Slaves practiced a form of ring dancing and singing, often in the seclusion of the secret gatherings in the woods or other private outdoor areas known as “hush harbors.” Whites were mostly opposed to this practice and in order for it to remain secret, slaves would either fill a large bucket of water to catch
the sound, or, when indoors, hang a basin from the ceiling to act as a dampener. To worship outside the prescribed time and ways of the church was suspect, but the shout was particularly suspicious. The shout was akin to some devilish African rite that should have been cleansed from the slave's consciousness by Christianity. And if it hadn't been scrubbed away, it meant the masters and the ministers were not doing a good enough job. As one witness to a shout recounted: “What in the name of religion, can countenance or tolerate such gross perversions of true religion! But the evil is only occasionally condemned.”

For the slave, the ring shout presented the most important symbolic moment, a relationship to God unmediated by the master, by the white church, or by any interpretation of the Bible. God can appear anywhere, even in the midst of a plantation, and the shout is the sound of a voice saying what it wants; the dance is the movement of feet unchained.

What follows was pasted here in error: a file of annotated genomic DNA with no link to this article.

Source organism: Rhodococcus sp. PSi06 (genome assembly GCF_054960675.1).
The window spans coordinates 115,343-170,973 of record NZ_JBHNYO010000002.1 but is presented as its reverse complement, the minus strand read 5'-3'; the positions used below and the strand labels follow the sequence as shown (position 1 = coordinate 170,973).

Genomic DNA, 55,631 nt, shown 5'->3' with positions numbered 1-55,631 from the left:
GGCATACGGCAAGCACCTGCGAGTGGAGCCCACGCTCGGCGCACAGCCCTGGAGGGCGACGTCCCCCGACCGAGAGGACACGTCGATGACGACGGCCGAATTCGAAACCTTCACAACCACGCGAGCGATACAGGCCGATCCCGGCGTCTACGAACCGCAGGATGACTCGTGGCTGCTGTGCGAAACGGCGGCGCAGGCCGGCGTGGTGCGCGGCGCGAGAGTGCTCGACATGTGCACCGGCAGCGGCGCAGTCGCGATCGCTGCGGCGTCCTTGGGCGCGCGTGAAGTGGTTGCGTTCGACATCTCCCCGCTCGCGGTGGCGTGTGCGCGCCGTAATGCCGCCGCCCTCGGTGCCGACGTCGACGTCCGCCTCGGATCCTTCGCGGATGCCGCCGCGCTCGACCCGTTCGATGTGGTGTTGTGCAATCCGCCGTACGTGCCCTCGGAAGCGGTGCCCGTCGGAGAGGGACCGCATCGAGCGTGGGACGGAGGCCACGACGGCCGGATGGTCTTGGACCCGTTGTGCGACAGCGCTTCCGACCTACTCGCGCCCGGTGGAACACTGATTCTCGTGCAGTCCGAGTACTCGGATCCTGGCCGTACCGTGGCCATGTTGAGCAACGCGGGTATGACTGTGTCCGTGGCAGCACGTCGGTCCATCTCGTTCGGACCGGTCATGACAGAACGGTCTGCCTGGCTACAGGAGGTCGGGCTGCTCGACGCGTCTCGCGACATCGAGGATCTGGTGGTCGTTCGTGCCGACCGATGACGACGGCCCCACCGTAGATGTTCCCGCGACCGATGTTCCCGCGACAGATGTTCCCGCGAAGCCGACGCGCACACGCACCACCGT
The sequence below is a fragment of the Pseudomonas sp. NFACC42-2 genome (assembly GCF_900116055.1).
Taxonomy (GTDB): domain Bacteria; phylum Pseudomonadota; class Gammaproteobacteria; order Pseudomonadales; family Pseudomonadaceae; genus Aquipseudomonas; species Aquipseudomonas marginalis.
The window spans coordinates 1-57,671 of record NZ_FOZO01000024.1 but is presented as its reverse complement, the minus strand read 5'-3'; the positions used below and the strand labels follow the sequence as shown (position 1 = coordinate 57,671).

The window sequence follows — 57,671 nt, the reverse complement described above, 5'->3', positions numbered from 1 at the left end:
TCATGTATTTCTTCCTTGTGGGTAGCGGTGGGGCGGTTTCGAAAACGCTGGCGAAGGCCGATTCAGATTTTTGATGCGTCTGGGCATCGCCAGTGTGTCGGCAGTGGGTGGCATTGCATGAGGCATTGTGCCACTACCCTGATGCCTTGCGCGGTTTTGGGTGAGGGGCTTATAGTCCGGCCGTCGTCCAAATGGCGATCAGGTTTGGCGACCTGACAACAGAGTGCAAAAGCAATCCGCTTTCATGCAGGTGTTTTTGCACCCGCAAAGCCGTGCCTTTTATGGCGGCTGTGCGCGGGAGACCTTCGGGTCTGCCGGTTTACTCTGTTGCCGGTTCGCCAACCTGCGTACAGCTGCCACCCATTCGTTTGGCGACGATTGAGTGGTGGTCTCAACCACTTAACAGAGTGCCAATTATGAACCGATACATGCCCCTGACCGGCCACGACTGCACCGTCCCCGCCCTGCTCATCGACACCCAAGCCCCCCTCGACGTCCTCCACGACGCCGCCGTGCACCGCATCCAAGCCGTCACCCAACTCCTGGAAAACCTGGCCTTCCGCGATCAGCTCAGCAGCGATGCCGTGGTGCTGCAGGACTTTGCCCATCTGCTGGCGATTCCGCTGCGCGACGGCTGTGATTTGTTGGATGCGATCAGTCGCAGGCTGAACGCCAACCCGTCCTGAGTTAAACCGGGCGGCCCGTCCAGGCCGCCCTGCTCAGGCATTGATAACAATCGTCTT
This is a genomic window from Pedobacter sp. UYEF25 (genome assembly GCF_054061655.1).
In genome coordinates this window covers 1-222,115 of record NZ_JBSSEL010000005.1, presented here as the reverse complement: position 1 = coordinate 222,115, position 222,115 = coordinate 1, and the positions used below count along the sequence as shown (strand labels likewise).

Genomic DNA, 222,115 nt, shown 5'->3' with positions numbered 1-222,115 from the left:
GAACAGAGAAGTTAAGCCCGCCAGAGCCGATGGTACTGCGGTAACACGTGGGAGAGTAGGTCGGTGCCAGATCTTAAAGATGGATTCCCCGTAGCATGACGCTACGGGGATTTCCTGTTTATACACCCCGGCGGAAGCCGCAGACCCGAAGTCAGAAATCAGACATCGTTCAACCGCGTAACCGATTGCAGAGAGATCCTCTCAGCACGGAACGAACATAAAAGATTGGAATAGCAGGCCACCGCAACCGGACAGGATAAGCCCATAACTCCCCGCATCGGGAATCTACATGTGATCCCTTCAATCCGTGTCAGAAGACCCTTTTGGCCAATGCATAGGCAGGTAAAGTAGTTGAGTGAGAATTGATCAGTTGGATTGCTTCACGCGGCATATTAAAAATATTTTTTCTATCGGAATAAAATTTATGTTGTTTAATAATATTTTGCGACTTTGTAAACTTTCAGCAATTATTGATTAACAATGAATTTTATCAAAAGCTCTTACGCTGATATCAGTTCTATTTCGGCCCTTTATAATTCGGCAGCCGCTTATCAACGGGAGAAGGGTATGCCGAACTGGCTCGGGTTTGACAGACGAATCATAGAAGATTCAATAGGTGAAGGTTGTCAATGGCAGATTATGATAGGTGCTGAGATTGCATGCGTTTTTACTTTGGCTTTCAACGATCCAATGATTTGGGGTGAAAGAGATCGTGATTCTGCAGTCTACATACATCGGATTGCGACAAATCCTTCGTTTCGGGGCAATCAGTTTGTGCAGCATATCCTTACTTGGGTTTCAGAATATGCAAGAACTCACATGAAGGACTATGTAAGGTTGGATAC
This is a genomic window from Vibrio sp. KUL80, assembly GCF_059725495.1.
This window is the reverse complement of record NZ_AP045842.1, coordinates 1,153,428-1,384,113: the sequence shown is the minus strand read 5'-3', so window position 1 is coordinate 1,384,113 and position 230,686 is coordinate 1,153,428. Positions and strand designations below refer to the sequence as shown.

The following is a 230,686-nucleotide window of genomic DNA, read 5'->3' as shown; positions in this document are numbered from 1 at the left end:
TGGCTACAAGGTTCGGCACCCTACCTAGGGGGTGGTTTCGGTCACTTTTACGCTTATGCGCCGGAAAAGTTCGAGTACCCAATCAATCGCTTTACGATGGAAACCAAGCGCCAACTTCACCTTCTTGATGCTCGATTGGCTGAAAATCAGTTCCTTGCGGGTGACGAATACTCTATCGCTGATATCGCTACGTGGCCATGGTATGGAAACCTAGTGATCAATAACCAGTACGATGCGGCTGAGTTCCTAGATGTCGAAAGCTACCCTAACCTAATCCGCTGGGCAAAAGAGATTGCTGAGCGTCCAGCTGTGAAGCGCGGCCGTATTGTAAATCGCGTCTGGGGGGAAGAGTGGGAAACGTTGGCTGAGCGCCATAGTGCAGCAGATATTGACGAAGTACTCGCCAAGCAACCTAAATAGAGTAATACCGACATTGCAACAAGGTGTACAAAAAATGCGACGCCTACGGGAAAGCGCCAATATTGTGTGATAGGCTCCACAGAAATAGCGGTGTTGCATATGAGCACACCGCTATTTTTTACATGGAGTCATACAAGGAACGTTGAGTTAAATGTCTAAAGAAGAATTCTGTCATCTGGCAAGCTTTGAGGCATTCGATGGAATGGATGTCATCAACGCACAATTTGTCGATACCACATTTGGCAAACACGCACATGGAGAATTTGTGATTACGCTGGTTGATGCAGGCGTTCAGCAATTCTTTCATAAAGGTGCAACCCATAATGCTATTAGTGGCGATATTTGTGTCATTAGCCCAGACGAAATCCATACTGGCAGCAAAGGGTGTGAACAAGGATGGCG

The ring shout has its own internal constraint, in which the feet shuffle alongside each other very closely, barely leaving the ground. It is in the body, arms, hands, and head where the joyful ecstasy is released. The hands clap and wave, and the eyes look up to heaven. But despite the energy rising out and sustained by the movement of the feet, it was imperative that the feet never cross. If it looked like dancing, the devil's own feet might join. This fear of dancing was part of a much deeper current in which the slave folk song—contrary to the spiritual song—was slowly eradicated by forces both inside and outside the slave community.

In the early years of slavery, masters often allowed their slaves to socialize, and this by definition included music and